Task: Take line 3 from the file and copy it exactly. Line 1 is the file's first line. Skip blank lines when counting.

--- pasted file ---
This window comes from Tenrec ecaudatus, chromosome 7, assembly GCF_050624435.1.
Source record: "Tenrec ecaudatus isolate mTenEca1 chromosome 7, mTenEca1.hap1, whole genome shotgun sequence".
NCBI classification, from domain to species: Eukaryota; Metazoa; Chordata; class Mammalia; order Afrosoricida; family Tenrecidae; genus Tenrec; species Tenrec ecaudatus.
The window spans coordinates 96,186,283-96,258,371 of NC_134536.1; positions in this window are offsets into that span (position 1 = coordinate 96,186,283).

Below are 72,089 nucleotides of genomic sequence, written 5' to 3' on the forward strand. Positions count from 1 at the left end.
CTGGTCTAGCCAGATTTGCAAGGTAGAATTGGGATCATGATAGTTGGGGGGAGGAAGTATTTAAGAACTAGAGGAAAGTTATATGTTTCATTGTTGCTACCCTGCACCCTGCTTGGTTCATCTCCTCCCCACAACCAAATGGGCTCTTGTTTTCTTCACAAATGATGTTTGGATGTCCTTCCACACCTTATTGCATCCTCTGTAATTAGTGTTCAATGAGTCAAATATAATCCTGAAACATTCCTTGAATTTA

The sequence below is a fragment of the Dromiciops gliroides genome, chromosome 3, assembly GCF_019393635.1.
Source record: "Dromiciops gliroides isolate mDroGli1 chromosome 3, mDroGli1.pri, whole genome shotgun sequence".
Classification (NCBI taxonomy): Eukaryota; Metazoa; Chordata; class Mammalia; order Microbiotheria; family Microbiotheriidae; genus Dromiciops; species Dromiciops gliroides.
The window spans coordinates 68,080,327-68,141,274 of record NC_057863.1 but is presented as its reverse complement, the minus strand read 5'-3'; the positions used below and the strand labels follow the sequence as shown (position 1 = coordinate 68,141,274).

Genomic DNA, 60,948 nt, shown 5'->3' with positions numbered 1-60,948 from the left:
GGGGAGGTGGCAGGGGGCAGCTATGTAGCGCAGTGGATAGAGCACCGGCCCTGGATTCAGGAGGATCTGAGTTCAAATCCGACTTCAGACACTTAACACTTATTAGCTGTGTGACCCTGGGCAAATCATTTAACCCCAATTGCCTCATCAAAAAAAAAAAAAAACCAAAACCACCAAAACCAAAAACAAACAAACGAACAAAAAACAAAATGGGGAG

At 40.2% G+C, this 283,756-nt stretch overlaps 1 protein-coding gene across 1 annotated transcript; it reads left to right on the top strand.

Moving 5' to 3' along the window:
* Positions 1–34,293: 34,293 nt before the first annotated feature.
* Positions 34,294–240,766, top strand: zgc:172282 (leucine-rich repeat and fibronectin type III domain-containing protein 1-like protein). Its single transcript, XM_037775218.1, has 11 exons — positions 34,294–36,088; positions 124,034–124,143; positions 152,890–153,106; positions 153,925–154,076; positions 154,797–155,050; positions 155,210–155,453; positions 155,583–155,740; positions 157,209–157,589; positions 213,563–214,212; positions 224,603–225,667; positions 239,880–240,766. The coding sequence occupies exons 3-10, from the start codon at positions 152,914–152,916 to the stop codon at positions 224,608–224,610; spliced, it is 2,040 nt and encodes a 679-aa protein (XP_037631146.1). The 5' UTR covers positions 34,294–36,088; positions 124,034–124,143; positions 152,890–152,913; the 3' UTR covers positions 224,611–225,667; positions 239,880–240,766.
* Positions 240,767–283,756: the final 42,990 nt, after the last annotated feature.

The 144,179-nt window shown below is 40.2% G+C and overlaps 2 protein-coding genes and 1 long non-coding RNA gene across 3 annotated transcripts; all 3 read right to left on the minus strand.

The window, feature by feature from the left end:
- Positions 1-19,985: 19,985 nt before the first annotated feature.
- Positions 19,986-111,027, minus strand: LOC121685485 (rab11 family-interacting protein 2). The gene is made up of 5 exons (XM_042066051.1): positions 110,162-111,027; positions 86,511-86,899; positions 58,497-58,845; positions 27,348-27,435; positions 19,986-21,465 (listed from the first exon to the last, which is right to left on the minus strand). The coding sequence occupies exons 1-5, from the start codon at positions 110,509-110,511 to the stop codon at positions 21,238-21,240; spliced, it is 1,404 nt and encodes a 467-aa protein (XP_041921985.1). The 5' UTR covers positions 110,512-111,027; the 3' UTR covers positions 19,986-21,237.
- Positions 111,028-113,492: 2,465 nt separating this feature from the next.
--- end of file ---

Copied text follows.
NCBI classification, from domain to species: Eukaryota; Metazoa; Chordata; class Mammalia; order Afrosoricida; family Tenrecidae; genus Tenrec; species Tenrec ecaudatus.